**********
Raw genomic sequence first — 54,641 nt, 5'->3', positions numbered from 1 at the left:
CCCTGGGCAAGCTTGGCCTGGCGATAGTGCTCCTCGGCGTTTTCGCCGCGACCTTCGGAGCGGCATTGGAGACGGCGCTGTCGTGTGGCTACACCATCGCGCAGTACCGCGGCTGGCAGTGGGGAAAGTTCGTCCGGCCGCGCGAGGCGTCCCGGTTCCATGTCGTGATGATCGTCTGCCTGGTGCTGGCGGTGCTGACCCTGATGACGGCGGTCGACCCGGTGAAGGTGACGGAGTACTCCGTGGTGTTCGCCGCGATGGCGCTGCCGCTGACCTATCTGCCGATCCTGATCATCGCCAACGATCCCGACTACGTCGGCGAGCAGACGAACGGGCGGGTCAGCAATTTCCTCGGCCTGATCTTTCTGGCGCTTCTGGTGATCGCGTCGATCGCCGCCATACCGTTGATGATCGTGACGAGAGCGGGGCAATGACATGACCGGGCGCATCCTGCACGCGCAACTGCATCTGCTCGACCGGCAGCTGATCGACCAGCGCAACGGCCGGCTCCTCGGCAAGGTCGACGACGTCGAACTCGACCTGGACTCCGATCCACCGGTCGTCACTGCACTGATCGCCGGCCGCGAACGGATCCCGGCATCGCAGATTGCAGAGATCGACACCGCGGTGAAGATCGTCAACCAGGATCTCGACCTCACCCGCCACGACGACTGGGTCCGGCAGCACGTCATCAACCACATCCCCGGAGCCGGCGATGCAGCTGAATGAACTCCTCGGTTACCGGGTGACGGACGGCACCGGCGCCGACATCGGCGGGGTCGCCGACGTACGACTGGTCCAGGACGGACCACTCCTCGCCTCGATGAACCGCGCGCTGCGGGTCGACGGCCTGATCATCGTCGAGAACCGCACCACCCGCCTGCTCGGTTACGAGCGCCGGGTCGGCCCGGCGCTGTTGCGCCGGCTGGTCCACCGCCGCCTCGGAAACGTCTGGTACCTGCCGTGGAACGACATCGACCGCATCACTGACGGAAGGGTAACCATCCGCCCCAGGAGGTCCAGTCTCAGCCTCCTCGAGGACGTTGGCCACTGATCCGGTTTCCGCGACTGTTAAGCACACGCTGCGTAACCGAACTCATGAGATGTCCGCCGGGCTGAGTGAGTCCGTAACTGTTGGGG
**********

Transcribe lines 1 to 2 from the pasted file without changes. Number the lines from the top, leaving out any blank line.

Raw genomic sequence first — 54,641 nt, 5'->3', positions numbered from 1 at the left:
CCCTGGGCAAGCTTGGCCTGGCGATAGTGCTCCTCGGCGTTTTCGCCGCGACCTTCGGAGCGGCATTGGAGACGGCGCTGTCGTGTGGCTACACCATCGCGCAGTACCGCGGCTGGCAGTGGGGAAAGTTCGTCCGGCCGCGCGAGGCGTCCCGGTTCCATGTCGTGATGATCGTCTGCCTGGTGCTGGCGGTGCTGACCCTGATGACGGCGGTCGACCCGGTGAAGGTGACGGAGTACTCCGTGGTGTTCGCCGCGATGGCGCTGCCGCTGACCTATCTGCCGATCCTGATCATCGCCAACGATCCCGACTACGTCGGCGAGCAGACGAACGGGCGGGTCAGCAATTTCCTCGGCCTGATCTTTCTGGCGCTTCTGGTGATCGCGTCGATCGCCGCCATACCGTTGATGATCGTGACGAGAGCGGGGCAATGACATGACCGGGCGCATCCTGCACGCGCAACTGCATCTGCTCGACCGGCAGCTGATCGACCAGCGCAACGGCCGGCTCCTCGGCAAGGTCGACGACGTCGAACTCGACCTGGACTCCGATCCACCGGTCGTCACTGCACTGATCGCCGGCCGCGAACGGATCCCGGCATCGCAGATTGCAGAGATCGACACCGCGGTGAAGATCGTCAACCAGGATCTCGACCTCACCCGCCACGACGACTGGGTCCGGCAGCACGTCATCAACCACATCCCCGGAGCCGGCGATGCAGCTGAATGAACTCCTCGGTTACCGGGTGACGGACGGCACCGGCGCCGACATCGGCGGGGTCGCCGACGTACGACTGGTCCAGGACGGACCACTCCTCGCCTCGATGAACCGCGCGCTGCGGGTCGACGGCCTGATCATCGTCGAGAACCGCACCACCCGCCTGCTCGGTTACGAGCGCCGGGTCGGCCCGGCGCTGTTGCGCCGGCTGGTCCACCGCCGCCTCGGAAACGTCTGGTACCTGCCGTGGAACGACATCGACCGCATCACTGACGGAAGGGTAACCATCCGCCCCAGGAGGTCCAGTCTCAGCCTCCTCGAGGACGTTGGCCACTGATCCGGTTTCCGCGACTGTTAAGCACACGCTGCGTAACCGAACTCATGAGATGTCCGCCGGGCTGAGTGAGTCCGTAACTGTTGGGG